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  Mind of Mr. Soames, The A Lot Of Growing Up To Do
Year: 1970
Director: Alan Cooke
Stars: Terence Stamp, Robert Vaughn, Nigel Davenport, Christian Roberts, Donal Donnelly, Norman Jones, Dan Jackson, Vickery Turner, Judy Parfitt, Scott Forbes, Joe McPartland, Pamela Moiseiwitsch, Billy Cornelius, Jon Croft, Esmond Webb, Christopher Timothy
Genre: Drama, Thriller, Science FictionBuy from Amazon
Rating:  5 (from 1 vote)
Review: Mister John Soames (Terence Stamp) has been in a coma since birth, and kept at this British medical institute for the past thirty years, growing to physical maturity but mentally, nothing appears to be going on in his mind. However, the forthright Dr Maitland (Nigel Davenport) has big plans for his patient, and has invited an American surgeon, Dr Bergen (Robert Vaughn) over the Atlantic to perform an operation on Soames that may be able to awaken him from his lifetime slumber. The media are naturally intrigued, and are invited in to record the process, but what will Soames be like if and when he does gain consciousness? How will he be able to cope?

Well, you are more or less ahead of the plot in this variation on the venerable Mary Shelley Frankenstein novel except here the body is already formed and it is the titular mind that must be built and pieced together to create a new life. However, the scientists, especially Maitland, could be regarded as just as misguided as their literary counterpart in light of what happens and how their subject behaves - it's not a spoiler to reveal he does wake up, because you do not hire Stamp for a lead then have him lie around the set with his eyes closed for the duration of the shoot. What this did feature was a pseudo-seriousness that it was actually asking searching questions of society.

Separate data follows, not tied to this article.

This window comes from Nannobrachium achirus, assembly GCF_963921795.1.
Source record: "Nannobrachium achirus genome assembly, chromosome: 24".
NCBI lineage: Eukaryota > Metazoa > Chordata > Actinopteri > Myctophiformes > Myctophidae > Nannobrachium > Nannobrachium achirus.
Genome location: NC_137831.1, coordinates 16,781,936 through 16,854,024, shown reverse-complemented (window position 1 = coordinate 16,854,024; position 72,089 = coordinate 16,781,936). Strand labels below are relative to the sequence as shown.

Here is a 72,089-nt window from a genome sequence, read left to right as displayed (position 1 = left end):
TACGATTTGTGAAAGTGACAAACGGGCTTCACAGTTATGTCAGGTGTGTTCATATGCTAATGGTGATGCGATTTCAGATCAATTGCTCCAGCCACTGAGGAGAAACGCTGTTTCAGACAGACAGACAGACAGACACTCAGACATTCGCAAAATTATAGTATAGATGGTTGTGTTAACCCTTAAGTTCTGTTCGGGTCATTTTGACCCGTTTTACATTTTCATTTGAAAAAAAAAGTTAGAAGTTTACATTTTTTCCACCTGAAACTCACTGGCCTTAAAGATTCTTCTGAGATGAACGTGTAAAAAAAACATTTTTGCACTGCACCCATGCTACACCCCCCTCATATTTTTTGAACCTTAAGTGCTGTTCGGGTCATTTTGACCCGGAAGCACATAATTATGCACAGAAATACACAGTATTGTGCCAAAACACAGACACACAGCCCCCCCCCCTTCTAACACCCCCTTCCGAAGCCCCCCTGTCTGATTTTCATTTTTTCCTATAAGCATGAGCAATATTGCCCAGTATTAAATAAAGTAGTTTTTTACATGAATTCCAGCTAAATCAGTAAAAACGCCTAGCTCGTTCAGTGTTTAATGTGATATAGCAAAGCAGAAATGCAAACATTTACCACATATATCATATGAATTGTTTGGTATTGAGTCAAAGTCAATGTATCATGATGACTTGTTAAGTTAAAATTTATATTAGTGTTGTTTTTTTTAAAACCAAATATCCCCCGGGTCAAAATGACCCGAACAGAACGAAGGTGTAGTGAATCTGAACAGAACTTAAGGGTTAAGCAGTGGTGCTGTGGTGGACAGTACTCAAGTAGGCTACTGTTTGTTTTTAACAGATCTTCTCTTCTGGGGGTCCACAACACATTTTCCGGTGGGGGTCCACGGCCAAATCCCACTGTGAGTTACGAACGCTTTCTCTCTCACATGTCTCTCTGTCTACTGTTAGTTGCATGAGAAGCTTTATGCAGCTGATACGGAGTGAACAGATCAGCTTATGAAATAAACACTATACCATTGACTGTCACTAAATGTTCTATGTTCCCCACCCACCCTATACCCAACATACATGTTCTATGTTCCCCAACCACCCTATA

Awkward questions, at that, the sort of "has science gone too far?" queries that had been prevalent in science fiction ever since its inception. Undercutting that somewhat was the fact that the premise could not have happened in real life, as even if they did wake up a man who had always been in a coma, there was no way he could have been trained to attain any kind of advancement as we saw here, even if he was somewhat restricted in his mental capacity. It was as much a fable as Charly from a couple of years before this had been; Cliff Robertson had snagged an Oscar for that fanciful, sentimental item, so maybe the production here was hoping for a similar degree of adulation.

No such luck, as it did not set the box office alight and was largely forgotten afterwards, though it did pick up dedicated fans, mostly responding to Stamp's portrayal of a soul who was either pathetic or dangerous, being a grown man with a child's intellect that could be inquisitive or petulant, but had trouble with boundaries. The first half of the film was dedicated to Soames' development, with lots of bits of business with toys and tests until he becomes tired of the whole affair and threatens to return to his coma. A subtle aspect of the scientists' lack of understanding about their patient is that Soames is not being looked after by any women, so he has no mother figure to guide him; for that reason his later interactions with the opposite sex can place us on edge, since we do not know how he will react.

Yes, our "monster" does escape, after clonking one of his guards, so we know he has a capacity for violence, and much of that diversion into thriller territory, even horror territory, can be explained by the producers on this picture being Amicus; while Charly was a sensitive drama with science fiction trappings, this was made by people whose speciality was portmanteau horror flicks, and they obviously could not help themselves. Going against Soames' image of a potential menace was his attire: to have us reminded he essentially held a child's outlook in his noggin, the costume department decked him out in what can best be described as a pink onesie, and not one of those for comfort-obsessed twenty-first century adults, either. That we are supposed to regard Soames as a rampaging baby lent an air of the absurd to the film, though we did get some engagingly bleak views of late sixties-early seventies Britain, resolutely non-swinging, and Stamp somehow did not invite us to laugh as this miserable specimen. Music by Michael Dress.
Reviewer: Graeme Clark

 

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